Monthly Archives

February 2016

For Middle Income Americans Obamacare Coverage Is Worse than Nothing

By | Health Insurance, Health Reform

Under Obamacare people with health coverage can rack up huge medical bills despite having insurance. That’s Obamacare Alternativebecause, for the majority of middle income Americans, the only coverage they can now afford are plans that feature excessively high deductibles – and because those are so expensive they do not have money left over to fund a health savings account to pay for the cost of deductibles and co-pays.

Here’s an example:  A couple in their mid-40’s with no pre-existing conditions will pay an average of $800 per month and have a deductible and co-pay that will require them to spend $13,000 before their insurance kicks in.

By design, Obamacare is a bad deal for most people.   Except for the unlucky few who experience catastrophic health issues, the vast majority of Obamacare enrollees would be better off without Obamacare.

According to Deveon Herrick, health economist and a senior fellow at the National Center for Policy Analysis (NPCA), this is because deductibles in the exchange have risen to the point that most enrollees pay virtually all their routine medical needs out of pocket. With deductibles of $5,000 or more becoming common, Obamacare is becoming little more than a sickness tax on people who don’t expect to reach their deductibles. It’s an unofficial tax on most enrollees to reward insurers and offset some of the cost of insuring the few people with major health conditions.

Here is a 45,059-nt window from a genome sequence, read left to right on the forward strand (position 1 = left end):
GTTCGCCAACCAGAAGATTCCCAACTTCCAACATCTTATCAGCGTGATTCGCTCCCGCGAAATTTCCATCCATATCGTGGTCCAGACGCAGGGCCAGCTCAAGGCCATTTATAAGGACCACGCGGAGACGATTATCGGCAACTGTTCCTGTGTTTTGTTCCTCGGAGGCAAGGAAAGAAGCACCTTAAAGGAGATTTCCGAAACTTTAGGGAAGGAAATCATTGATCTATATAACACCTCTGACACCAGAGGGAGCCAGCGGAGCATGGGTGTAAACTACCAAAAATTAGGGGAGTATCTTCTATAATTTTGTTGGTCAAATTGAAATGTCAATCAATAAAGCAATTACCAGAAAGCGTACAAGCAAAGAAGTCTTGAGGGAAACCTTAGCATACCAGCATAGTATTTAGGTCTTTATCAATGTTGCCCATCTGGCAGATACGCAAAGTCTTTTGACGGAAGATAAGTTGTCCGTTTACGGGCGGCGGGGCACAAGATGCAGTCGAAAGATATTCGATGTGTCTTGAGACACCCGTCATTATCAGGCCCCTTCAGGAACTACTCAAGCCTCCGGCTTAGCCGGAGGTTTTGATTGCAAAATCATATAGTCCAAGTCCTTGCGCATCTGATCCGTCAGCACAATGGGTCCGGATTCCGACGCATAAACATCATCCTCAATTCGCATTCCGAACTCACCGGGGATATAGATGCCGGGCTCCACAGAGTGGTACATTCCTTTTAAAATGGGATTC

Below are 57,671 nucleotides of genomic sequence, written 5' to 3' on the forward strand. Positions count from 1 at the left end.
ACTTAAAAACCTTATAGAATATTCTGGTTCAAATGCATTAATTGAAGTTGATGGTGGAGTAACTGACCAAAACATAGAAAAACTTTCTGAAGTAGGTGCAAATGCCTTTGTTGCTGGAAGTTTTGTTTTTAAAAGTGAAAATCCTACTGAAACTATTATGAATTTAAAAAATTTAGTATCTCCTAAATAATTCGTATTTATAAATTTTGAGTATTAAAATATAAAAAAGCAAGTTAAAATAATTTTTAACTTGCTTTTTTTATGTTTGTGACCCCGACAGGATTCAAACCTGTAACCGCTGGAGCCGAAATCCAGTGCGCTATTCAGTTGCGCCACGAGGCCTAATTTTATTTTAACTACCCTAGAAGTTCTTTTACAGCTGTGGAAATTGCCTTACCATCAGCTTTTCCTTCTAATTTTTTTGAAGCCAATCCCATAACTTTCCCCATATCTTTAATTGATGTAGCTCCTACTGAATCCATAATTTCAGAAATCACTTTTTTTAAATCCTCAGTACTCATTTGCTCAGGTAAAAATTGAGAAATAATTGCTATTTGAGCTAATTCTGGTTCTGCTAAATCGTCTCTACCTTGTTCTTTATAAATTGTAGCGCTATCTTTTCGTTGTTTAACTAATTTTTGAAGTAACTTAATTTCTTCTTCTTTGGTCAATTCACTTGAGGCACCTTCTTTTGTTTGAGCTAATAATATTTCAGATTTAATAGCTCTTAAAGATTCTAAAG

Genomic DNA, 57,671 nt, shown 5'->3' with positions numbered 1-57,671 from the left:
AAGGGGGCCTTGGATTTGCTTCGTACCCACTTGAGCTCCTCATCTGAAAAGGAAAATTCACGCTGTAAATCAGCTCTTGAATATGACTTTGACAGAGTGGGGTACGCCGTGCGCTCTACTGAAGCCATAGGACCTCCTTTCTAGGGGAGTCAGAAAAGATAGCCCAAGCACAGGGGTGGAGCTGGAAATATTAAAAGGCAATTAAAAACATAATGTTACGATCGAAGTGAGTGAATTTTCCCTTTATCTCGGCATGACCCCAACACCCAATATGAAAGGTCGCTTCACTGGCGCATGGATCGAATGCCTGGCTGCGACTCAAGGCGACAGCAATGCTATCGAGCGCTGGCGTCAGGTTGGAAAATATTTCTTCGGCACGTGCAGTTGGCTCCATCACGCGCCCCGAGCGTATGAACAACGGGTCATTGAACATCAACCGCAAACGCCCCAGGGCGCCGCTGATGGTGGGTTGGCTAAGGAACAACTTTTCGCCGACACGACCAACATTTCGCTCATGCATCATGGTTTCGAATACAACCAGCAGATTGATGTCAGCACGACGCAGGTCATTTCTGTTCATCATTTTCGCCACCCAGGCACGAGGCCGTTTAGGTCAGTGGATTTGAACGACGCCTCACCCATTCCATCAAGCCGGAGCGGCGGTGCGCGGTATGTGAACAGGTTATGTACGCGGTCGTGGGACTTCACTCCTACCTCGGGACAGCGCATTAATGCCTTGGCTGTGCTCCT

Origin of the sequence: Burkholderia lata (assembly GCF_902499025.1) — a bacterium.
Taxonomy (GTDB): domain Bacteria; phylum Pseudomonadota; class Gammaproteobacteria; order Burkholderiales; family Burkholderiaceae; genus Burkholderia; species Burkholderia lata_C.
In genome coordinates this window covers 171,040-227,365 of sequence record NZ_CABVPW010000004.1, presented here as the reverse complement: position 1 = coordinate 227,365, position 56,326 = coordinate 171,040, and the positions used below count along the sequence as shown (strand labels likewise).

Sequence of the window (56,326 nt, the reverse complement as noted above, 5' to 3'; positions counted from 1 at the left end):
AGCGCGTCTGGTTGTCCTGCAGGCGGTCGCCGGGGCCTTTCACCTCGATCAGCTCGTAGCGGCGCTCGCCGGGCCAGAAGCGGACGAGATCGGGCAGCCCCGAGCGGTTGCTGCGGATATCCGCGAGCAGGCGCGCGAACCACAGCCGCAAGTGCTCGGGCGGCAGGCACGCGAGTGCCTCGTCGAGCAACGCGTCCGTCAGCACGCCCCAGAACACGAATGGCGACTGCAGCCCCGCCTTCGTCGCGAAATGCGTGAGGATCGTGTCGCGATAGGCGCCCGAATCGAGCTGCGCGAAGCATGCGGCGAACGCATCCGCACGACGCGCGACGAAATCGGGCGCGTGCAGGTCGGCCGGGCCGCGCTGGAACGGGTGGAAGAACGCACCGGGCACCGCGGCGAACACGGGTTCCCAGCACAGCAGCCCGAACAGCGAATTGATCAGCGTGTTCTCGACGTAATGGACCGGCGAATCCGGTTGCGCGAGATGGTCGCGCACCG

It’s rather sad when you realize the Affordable Care Act made health care unaffordable for most Americans.   However,  in 18 states (Alabama, Arkansas, Florida, Illinois, Iowa, Kentucky, Mississippi, Nebraska, North Carolina, Ohio, Oklahoma, Oregon, Pennsylvania, Tennessee, Texas, Virginia, West Virginia, and Wisconsin) there is an alternative.  For more on that visit us by clicking here or call us at 1-800-257-1723.

Feds Predict 60% Health Insurance Premium Increase in This Decade – Here’s How To Hedge That Cost

By | Health Insurance, Life Insurance

The Congressional Budget Office predicted rate increases for health insurance plans purchased through the Affordable Care Act marketplace to be 8 percent a Affordable Health Insuranceyear until 2018, then 5 to 6 percent a year until 2025 — that outstrips income gains by 6 percent a year.

That would take average annual 2025 premiums for those plans to about $5,000 for a single 21-year-old, $7,500 for a single 46-year-old, and $18,200 for a family.

Those plans are currently a little cheaper than job-based ones, the budget office said, because their coverage is less extensive and requires higher out-of-pocket payments for care.

However, job based health insurance will rise about 60 percent, to $10,000 for singles and to $24,500 for families by 2025.

For those that are healthy, now is the time to bank on that good health by purchasing insurance programs (like the Life Protection Pyramid) that provide coverage with Living Benefits.  Why the emphasis on Living Benefits?  Because once you have a pre-existing condition and have no option but to purchase job-place or Affordable Care Act marketplace policies, the cost of deductibles and co-pays will add significantly to your total cost of healthcare.  Living Benefits coverage is the best hedge against the cost of high deductibles that are an inevitable part of a major illness.